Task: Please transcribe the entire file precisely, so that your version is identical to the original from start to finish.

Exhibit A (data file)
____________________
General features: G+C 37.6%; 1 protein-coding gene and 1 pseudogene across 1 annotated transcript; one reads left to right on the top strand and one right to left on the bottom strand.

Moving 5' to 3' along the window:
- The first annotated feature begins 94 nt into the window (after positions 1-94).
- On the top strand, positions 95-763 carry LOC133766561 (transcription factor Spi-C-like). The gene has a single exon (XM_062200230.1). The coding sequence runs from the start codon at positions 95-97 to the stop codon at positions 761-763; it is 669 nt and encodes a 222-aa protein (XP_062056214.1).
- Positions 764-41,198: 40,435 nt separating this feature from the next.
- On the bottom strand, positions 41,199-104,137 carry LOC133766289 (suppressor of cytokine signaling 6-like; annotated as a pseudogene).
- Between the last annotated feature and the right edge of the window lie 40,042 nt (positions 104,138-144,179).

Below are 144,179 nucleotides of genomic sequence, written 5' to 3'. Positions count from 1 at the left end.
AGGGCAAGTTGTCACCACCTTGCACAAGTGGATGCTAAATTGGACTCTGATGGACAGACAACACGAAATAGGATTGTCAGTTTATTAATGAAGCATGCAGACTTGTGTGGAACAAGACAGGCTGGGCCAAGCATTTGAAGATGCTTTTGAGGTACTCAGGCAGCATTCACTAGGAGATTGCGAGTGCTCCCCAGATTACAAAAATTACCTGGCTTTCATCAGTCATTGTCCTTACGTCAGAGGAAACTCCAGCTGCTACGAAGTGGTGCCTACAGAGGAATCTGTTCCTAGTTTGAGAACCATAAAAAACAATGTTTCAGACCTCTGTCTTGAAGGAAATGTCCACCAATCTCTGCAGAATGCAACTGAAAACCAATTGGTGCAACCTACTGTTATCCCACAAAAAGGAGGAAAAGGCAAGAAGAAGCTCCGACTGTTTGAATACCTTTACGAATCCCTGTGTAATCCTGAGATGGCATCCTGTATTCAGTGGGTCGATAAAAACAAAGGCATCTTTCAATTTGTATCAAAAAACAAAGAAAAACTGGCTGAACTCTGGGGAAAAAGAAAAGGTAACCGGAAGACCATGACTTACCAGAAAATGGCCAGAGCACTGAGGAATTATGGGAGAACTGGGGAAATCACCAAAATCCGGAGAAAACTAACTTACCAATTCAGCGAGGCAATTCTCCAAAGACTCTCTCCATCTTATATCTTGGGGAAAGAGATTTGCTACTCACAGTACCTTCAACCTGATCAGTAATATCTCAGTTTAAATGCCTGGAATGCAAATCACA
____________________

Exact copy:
General features: G+C 37.6%; 1 protein-coding gene and 1 pseudogene across 1 annotated transcript; one reads left to right on the top strand and one right to left on the bottom strand.

Moving 5' to 3' along the window:
- The first annotated feature begins 94 nt into the window (after positions 1-94).
- On the top strand, positions 95-763 carry LOC133766561 (transcription factor Spi-C-like). The gene has a single exon (XM_062200230.1). The coding sequence runs from the start codon at positions 95-97 to the stop codon at positions 761-763; it is 669 nt and encodes a 222-aa protein (XP_062056214.1).
- Positions 764-41,198: 40,435 nt separating this feature from the next.
- On the bottom strand, positions 41,199-104,137 carry LOC133766289 (suppressor of cytokine signaling 6-like; annotated as a pseudogene).
- Between the last annotated feature and the right edge of the window lie 40,042 nt (positions 104,138-144,179).

Below are 144,179 nucleotides of genomic sequence, written 5' to 3'. Positions count from 1 at the left end.
AGGGCAAGTTGTCACCACCTTGCACAAGTGGATGCTAAATTGGACTCTGATGGACAGACAACACGAAATAGGATTGTCAGTTTATTAATGAAGCATGCAGACTTGTGTGGAACAAGACAGGCTGGGCCAAGCATTTGAAGATGCTTTTGAGGTACTCAGGCAGCATTCACTAGGAGATTGCGAGTGCTCCCCAGATTACAAAAATTACCTGGCTTTCATCAGTCATTGTCCTTACGTCAGAGGAAACTCCAGCTGCTACGAAGTGGTGCCTACAGAGGAATCTGTTCCTAGTTTGAGAACCATAAAAAACAATGTTTCAGACCTCTGTCTTGAAGGAAATGTCCACCAATCTCTGCAGAATGCAACTGAAAACCAATTGGTGCAACCTACTGTTATCCCACAAAAAGGAGGAAAAGGCAAGAAGAAGCTCCGACTGTTTGAATACCTTTACGAATCCCTGTGTAATCCTGAGATGGCATCCTGTATTCAGTGGGTCGATAAAAACAAAGGCATCTTTCAATTTGTATCAAAAAACAAAGAAAAACTGGCTGAACTCTGGGGAAAAAGAAAAGGTAACCGGAAGACCATGACTTACCAGAAAATGGCCAGAGCACTGAGGAATTATGGGAGAACTGGGGAAATCACCAAAATCCGGAGAAAACTAACTTACCAATTCAGCGAGGCAATTCTCCAAAGACTCTCTCCATCTTATATCTTGGGGAAAGAGATTTGCTACTCACAGTACCTTCAACCTGATCAGTAATATCTCAGTTTAAATGCCTGGAATGCAAATCACA